Demand is broad for Mint State Walking Liberty half dollars and many issues have seen prices increase steadily in the last month.
As of May 25, there are at least five wholesale buyers who are aggressively buying MS-64 to MS-66 Walking Liberty half dollars in large quantities to fill orders. At the wholesale level, MS-64 examples are priced at $56, MS-65 pieces are at $131 and MS-66 coins are being sought in large quantities for $190 each.
While silver’s recent drop cooled off the overheated generic Mint State Morgan and Peace dollar market, Walking Liberty half dollars were unaffected.
The retail prices that collectors are paying for the half dollars have not yet caught up to the wholesale demand. For example, at a May 24 Heritage Internet Coin Auction with broad participation, a mostly brilliant 1947-D Walking Liberty half dollar graded MS-65 by Numismatic Guaranty Corp. realized just $126.50 over eight bids, despite several wholesale dealers offering to buy any brilliant MS-65 example for $131.
To contrast, a toned 1940 Walking Liberty half dollar in NGC MS-65 realized just $104. As with the recent action for generic Morgan and Peace dollars, demand is reserved for coins that are untoned, or very nearly so.
For sure, the market for generic Walking Liberty half dollars is smaller than for Morgan and Peace dollars, simply because there are fewer examples. It is substantially more challenging to find 1,000 MS-65 Walking Liberty half dollars when compared to Morgan dollars in the same grade.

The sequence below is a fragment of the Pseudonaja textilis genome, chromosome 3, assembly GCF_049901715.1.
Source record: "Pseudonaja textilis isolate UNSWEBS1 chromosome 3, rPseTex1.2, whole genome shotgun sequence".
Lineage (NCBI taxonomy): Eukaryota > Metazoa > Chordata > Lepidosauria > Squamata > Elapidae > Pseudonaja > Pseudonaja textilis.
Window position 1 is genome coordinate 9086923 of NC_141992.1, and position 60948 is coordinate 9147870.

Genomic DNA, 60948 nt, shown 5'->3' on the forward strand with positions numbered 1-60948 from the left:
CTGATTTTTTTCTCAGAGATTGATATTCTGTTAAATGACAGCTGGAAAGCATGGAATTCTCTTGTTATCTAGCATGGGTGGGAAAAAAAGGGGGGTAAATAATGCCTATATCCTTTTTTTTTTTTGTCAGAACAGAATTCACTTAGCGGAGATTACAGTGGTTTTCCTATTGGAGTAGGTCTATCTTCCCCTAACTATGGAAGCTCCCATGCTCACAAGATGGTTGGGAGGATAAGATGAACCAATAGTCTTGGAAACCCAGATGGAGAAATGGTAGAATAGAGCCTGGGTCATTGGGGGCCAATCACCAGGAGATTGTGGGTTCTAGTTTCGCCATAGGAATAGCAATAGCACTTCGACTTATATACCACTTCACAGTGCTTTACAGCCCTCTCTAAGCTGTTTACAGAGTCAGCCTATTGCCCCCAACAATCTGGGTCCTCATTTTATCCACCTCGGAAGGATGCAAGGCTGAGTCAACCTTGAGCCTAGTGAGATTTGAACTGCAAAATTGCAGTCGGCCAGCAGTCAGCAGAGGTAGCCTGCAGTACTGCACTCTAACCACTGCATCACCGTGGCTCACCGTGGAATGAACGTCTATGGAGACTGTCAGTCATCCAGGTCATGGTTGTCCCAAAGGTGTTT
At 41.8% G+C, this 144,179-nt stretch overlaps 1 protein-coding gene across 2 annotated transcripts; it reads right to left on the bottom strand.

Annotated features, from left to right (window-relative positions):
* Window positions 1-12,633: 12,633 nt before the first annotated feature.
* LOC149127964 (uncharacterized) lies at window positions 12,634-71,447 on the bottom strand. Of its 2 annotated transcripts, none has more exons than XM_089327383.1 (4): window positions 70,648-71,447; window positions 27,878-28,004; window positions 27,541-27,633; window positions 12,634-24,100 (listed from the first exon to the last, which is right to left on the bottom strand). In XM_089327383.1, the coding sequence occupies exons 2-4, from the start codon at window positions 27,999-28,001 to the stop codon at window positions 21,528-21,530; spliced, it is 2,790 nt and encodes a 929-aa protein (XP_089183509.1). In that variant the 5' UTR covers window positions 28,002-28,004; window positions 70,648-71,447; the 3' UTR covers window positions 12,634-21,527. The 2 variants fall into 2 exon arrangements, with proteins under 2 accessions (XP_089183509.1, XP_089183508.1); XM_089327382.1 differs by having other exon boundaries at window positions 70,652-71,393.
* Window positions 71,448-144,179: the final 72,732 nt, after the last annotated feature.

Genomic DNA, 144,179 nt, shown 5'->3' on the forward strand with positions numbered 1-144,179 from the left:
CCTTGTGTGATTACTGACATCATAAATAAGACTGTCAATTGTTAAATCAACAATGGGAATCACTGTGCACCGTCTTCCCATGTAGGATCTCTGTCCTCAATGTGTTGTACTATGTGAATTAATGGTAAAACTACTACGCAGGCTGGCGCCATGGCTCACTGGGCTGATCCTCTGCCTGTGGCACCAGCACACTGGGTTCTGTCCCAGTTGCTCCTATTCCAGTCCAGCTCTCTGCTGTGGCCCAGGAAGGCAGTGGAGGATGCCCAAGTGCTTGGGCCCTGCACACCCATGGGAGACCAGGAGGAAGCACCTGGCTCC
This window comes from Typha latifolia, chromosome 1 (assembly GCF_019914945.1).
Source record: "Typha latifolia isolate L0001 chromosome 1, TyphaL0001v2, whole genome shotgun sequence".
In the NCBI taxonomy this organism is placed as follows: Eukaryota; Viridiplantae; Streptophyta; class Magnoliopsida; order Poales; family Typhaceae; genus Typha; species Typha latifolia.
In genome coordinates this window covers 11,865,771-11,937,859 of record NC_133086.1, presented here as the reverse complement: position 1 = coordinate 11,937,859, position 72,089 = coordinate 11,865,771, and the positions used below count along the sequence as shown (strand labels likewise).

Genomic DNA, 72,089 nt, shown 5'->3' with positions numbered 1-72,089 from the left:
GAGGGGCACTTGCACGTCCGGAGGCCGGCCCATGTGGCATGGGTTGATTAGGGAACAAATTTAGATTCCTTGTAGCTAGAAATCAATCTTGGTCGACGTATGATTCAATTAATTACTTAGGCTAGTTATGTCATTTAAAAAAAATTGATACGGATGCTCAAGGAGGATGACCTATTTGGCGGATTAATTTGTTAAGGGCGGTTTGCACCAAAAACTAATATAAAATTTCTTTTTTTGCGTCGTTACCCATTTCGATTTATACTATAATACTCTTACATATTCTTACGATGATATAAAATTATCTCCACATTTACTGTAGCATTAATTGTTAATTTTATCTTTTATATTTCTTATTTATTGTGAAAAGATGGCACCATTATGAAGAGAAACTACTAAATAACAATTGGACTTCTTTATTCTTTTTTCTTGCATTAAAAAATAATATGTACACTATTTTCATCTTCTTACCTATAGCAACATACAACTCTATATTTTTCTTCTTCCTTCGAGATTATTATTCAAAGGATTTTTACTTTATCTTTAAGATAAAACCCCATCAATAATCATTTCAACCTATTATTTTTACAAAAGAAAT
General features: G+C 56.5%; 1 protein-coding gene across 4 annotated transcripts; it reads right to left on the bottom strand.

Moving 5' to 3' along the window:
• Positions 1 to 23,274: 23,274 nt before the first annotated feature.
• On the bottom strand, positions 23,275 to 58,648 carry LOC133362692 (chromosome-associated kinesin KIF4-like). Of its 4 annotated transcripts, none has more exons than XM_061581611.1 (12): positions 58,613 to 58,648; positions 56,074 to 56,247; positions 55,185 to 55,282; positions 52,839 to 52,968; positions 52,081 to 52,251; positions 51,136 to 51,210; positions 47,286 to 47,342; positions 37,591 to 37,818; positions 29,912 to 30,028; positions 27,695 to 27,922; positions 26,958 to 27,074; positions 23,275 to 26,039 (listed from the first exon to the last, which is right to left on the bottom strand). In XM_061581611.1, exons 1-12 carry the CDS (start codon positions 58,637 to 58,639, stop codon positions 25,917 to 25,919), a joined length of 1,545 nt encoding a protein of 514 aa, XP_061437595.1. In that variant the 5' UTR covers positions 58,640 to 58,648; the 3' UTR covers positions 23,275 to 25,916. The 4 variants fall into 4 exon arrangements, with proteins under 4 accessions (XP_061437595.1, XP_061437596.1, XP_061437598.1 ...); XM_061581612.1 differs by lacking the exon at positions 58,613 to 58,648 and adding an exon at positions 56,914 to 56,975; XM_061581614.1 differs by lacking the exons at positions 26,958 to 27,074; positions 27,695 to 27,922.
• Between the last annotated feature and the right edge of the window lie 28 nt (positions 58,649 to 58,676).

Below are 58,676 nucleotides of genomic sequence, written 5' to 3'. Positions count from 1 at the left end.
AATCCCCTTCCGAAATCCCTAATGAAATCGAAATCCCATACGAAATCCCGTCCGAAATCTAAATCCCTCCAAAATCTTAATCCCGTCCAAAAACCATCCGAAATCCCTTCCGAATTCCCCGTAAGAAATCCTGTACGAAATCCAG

The market’s appetite for Walking Liberty half dollars goes up to more expensive issues. A look at recent auction results reveals that there is especially strong demand for the tough early Denver Mint issues in MS-62 through MS-64.
At the same time, buyers have become increasingly choosy with conditionally rare late-date (post-1933) issues. Wide price ranges at auction for coins of the same date, grade and grading service show that buyers are looking for more than just a grade when selecting coins for grading service’s registry sets.
At Heritage Central States Numismatic Society convention auctions in late April, just five of the 310 Walking Liberty half dollars offered failed to find bidders — each was a high-grade late-date issue. Buy-ins like these are often the result of the consignor having more enthusiasm about a coin’s value than the bidding audience. ■